That is exactly why my colleague Earl Blumenauer and I introduced the Water for the World Act which became law in 2014 and made it U.S. policy to prioritize this crucial issue through devising and implementing a comprehensive inter-agency global water strategy. By addressing this one fundamental requirement for human life, we can save lives and improve the world. As the wealthiest and most innovative nation on Earth, solutions are within our reach. The United States must act as a global leader, setting an example by prioritizing water, sanitation, and hygiene access. We can do this by prioritizing assistance to countries in the greatest need and ensuring that the legally mandated water office that already exists in USAID is appropriately funded and preserved during the agency’s redesign.

Today, 1.4 billion more people have access to clean water than they did in 2000. This means, is 1.4 billion lives have been saved or fundamentally improved. With our God-given resources, it is our moral duty to see that no one must suffer because of lack of water. As we inch closer to achieving universal clean water access, maybe one day, we can finally take the fighting out of Mark Twain’s famous quote, and instead say “Whiskey is for drinking, water is for life.”

And that’s just the way it is.

Poe is chairman of the Foreign Affairs Terrorism, Nonproliferation, and Trade Subcommittee.
As technology evolves, so does transportation. From the days of the horse and buggy and later steam engines, all the way to the hybrid cars of today, our modes of transportation have become faster, more efficient, and safer. Houstonians have seen our highways grow in numbers and expand in width, yet we still face traffic and long commutes. We’ve poured concrete and money into our highways and ignored other means of transportation, like our railway system. Americans continue to travel on trains that use the same technology that our grandparents did. It’s time to change that.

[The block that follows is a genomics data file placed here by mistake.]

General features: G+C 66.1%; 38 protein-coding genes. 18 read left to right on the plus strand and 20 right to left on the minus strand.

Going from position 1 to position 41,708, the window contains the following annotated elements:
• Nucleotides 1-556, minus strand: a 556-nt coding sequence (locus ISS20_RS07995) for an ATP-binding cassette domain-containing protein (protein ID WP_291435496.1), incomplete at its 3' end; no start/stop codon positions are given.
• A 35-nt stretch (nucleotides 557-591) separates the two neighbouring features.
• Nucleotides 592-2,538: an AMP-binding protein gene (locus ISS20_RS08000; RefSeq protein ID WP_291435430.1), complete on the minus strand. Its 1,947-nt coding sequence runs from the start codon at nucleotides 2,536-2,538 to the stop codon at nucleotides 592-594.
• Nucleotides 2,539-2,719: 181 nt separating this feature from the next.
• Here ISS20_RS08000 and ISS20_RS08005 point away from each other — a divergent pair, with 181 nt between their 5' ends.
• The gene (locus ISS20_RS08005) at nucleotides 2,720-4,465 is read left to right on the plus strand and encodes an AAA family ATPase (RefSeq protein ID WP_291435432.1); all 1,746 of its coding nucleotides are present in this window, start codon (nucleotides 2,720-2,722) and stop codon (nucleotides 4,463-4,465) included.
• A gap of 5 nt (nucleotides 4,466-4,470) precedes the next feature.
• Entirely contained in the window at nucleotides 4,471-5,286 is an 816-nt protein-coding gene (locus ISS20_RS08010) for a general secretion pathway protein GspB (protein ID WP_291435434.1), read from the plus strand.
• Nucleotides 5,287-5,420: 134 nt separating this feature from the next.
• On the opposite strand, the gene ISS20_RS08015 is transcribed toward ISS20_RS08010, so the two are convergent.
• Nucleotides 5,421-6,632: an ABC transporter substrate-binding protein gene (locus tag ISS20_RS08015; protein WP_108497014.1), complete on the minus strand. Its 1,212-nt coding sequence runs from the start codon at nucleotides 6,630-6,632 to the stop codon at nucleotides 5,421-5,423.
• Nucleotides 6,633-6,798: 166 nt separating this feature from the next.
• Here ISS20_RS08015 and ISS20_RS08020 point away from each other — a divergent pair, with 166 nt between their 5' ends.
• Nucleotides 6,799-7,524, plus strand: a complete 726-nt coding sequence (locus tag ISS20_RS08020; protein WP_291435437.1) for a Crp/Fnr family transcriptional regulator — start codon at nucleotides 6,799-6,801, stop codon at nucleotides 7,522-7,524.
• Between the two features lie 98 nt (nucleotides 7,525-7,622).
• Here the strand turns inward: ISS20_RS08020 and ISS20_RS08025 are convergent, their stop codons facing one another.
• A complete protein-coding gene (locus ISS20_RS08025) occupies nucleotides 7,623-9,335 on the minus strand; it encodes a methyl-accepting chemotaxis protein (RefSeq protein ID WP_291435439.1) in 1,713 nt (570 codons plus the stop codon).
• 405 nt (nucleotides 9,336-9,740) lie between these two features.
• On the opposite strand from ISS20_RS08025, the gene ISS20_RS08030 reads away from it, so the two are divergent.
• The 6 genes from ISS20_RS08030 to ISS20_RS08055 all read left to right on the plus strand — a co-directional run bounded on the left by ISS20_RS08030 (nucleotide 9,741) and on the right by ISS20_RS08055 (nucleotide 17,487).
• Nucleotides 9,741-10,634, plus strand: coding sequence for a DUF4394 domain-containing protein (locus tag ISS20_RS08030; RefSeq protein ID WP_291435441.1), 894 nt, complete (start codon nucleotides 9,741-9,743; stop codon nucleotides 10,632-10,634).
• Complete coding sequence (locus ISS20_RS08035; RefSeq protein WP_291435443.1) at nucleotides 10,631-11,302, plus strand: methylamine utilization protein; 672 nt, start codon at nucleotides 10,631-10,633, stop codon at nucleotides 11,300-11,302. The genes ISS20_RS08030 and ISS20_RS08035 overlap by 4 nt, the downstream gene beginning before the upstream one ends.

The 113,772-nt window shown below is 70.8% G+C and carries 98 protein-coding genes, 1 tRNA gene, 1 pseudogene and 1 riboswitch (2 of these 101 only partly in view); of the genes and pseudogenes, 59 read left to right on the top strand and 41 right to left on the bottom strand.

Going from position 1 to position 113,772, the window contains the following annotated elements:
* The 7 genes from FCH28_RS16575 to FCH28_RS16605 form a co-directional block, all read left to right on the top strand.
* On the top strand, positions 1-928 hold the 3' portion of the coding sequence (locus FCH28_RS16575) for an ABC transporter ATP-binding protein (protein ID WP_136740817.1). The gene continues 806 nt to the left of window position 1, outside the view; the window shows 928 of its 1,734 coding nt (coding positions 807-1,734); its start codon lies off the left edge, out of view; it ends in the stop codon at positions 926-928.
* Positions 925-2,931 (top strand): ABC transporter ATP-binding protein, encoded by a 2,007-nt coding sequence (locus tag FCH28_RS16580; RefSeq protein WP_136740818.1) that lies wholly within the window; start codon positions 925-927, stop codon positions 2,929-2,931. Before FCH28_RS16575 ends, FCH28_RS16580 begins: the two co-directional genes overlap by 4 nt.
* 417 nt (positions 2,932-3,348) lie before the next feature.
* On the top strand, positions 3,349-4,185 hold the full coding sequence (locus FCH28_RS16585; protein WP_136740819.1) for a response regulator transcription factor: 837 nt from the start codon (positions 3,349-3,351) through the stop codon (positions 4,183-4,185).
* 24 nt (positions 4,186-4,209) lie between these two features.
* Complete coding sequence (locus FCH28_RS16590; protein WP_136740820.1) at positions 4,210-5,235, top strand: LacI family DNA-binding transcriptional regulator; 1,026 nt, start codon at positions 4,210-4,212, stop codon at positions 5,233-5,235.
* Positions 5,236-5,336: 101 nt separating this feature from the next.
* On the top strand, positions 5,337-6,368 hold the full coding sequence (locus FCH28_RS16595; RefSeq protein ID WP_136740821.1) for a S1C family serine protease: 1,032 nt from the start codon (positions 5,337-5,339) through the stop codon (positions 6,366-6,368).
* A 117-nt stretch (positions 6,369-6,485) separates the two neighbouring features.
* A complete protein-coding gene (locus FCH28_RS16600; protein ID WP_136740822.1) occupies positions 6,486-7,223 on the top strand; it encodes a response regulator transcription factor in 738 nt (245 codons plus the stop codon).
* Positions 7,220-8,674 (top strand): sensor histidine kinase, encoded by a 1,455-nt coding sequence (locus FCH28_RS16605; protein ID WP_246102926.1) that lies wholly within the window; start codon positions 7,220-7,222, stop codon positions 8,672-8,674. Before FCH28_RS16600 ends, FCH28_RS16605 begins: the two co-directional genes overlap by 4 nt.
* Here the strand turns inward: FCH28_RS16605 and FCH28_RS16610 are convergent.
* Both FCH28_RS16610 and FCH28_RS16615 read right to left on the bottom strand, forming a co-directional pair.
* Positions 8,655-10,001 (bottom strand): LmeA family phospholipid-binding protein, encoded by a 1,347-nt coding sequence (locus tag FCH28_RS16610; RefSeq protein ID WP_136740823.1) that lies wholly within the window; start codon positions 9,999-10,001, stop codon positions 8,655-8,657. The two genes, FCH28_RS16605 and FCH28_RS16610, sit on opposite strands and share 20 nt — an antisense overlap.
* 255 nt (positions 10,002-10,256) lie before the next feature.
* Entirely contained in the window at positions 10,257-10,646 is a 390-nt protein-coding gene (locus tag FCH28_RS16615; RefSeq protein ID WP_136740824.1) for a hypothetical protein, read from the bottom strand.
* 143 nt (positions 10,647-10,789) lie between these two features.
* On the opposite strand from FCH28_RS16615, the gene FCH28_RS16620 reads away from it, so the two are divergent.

It’s time for high-speed rail in Texas. The “bullet train” — the proposed train between Dallas and Houston — will provide a fast, safe and reliable means of transportation between the state’s two largest metro areas. The train has garnered its share of supporters and critics along its route, but its impact on Houston will be significant.

For Houston, this high-speed rail will relieve congestion along Interstate 45.

Since Russia’s seizure of Crimea in early 2014, American and European efforts to resolve the standoff in Ukraine and reverse Russian aggression have failed. Despite talks, sanctions, and repeated ceasefire agreements, Russian backed separatists, and even Russian troops, continue to instigate violence in eastern Ukraine. Today, the conflict is in danger of being forgotten by the West. All too many underestimate the severe ramifications of allowing Moscow to violate the territorial integrity of yet another one of its neighbors. With circumstances unchanged, it is time to intensify U.S. efforts to alter Russian President Vladimir Putin’s calculus in Ukraine.

Like many Eastern European countries that were once Soviet satellite states, Ukraine has steadily aspired to become more integrated with the West. Ukrainians, fedup with decades of corruption and economic stagnation, made this clear during the “Euromaidan” Revolution of February 2014. It is no coincidence that a month after Ukraine’s pro-Russian president, Viktor Yanukovych, was re
During the fanfare of last month’s Winter Olympic Games in South Korea, the world watched with enthusiasm as athletes from the two Koreas marched together in a rare display of unity. The occasion was undoubtedly a welcome reprieve from the intense standoff that has risked millions of lives. But within this moment of goodwill, it is difficult to separate a hopeful vision from the stark realty of the regime’s ambition.